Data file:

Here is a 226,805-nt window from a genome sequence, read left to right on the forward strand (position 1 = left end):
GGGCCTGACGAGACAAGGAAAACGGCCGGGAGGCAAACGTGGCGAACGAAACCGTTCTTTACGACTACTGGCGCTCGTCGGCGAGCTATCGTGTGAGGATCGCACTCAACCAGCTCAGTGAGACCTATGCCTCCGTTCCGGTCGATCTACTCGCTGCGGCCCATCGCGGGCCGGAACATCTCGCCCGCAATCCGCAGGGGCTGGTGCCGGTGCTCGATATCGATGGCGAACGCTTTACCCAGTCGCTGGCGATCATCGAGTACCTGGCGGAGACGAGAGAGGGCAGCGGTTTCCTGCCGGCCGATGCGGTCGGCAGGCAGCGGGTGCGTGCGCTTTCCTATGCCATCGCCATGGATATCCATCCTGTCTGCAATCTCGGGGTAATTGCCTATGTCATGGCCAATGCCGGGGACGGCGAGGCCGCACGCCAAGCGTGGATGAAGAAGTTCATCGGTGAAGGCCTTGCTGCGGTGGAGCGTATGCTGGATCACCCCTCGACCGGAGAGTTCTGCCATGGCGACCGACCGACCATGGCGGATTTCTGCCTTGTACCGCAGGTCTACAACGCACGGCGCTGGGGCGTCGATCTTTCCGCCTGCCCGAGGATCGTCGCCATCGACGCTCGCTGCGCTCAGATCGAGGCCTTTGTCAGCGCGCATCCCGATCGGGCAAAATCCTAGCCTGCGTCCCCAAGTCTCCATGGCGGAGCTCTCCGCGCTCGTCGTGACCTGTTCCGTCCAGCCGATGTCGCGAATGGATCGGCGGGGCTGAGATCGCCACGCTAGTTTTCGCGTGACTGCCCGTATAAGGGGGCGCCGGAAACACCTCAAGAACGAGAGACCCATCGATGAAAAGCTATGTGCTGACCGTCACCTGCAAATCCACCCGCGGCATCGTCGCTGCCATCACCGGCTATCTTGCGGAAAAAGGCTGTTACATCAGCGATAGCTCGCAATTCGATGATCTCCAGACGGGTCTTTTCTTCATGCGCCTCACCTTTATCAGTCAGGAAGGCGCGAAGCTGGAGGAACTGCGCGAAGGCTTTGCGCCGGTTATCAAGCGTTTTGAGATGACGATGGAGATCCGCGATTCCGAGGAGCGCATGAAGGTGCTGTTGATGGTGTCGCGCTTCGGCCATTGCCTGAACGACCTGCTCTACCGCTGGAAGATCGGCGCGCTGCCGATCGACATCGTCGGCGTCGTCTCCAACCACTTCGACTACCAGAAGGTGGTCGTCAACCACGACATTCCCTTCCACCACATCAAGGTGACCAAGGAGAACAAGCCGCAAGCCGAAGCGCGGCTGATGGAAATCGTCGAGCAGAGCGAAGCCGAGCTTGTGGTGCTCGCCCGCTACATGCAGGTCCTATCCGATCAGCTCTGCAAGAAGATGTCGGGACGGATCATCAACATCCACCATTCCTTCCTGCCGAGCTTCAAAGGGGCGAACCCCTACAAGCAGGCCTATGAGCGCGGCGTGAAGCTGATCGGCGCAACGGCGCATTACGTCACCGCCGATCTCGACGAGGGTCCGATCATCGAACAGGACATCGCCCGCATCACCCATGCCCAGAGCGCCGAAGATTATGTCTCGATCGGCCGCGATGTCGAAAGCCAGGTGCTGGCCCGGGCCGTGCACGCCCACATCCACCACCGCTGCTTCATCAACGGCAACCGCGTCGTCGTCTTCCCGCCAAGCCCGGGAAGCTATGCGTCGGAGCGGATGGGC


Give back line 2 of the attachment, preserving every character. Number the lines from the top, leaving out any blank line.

GGGCCTGACGAGACAAGGAAAACGGCCGGGAGGCAAACGTGGCGAACGAAACCGTTCTTTACGACTACTGGCGCTCGTCGGCGAGCTATCGTGTGAGGATCGCACTCAACCAGCTCAGTGAGACCTATGCCTCCGTTCCGGTCGATCTACTCGCTGCGGCCCATCGCGGGCCGGAACATCTCGCCCGCAATCCGCAGGGGCTGGTGCCGGTGCTCGATATCGATGGCGAACGCTTTACCCAGTCGCTGGCGATCATCGAGTACCTGGCGGAGACGAGAGAGGGCAGCGGTTTCCTGCCGGCCGATGCGGTCGGCAGGCAGCGGGTGCGTGCGCTTTCCTATGCCATCGCCATGGATATCCATCCTGTCTGCAATCTCGGGGTAATTGCCTATGTCATGGCCAATGCCGGGGACGGCGAGGCCGCACGCCAAGCGTGGATGAAGAAGTTCATCGGTGAAGGCCTTGCTGCGGTGGAGCGTATGCTGGATCACCCCTCGACCGGAGAGTTCTGCCATGGCGACCGACCGACCATGGCGGATTTCTGCCTTGTACCGCAGGTCTACAACGCACGGCGCTGGGGCGTCGATCTTTCCGCCTGCCCGAGGATCGTCGCCATCGACGCTCGCTGCGCTCAGATCGAGGCCTTTGTCAGCGCGCATCCCGATCGGGCAAAATCCTAGCCTGCGTCCCCAAGTCTCCATGGCGGAGCTCTCCGCGCTCGTCGTGACCTGTTCCGTCCAGCCGATGTCGCGAATGGATCGGCGGGGCTGAGATCGCCACGCTAGTTTTCGCGTGACTGCCCGTATAAGGGGGCGCCGGAAACACCTCAAGAACGAGAGACCCATCGATGAAAAGCTATGTGCTGACCGTCACCTGCAAATCCACCCGCGGCATCGTCGCTGCCATCACCGGCTATCTTGCGGAAAAAGGCTGTTACATCAGCGATAGCTCGCAATTCGATGATCTCCAGACGGGTCTTTTCTTCATGCGCCTCACCTTTATCAGTCAGGAAGGCGCGAAGCTGGAGGAACTGCGCGAAGGCTTTGCGCCGGTTATCAAGCGTTTTGAGATGACGATGGAGATCCGCGATTCCGAGGAGCGCATGAAGGTGCTGTTGATGGTGTCGCGCTTCGGCCATTGCCTGAACGACCTGCTCTACCGCTGGAAGATCGGCGCGCTGCCGATCGACATCGTCGGCGTCGTCTCCAACCACTTCGACTACCAGAAGGTGGTCGTCAACCACGACATTCCCTTCCACCACATCAAGGTGACCAAGGAGAACAAGCCGCAAGCCGAAGCGCGGCTGATGGAAATCGTCGAGCAGAGCGAAGCCGAGCTTGTGGTGCTCGCCCGCTACATGCAGGTCCTATCCGATCAGCTCTGCAAGAAGATGTCGGGACGGATCATCAACATCCACCATTCCTTCCTGCCGAGCTTCAAAGGGGCGAACCCCTACAAGCAGGCCTATGAGCGCGGCGTGAAGCTGATCGGCGCAACGGCGCATTACGTCACCGCCGATCTCGACGAGGGTCCGATCATCGAACAGGACATCGCCCGCATCACCCATGCCCAGAGCGCCGAAGATTATGTCTCGATCGGCCGCGATGTCGAAAGCCAGGTGCTGGCCCGGGCCGTGCACGCCCACATCCACCACCGCTGCTTCATCAACGGCAACCGCGTCGTCGTCTTCCCGCCAAGCCCGGGAAGCTATGCGTCGGAGCGGATGGGC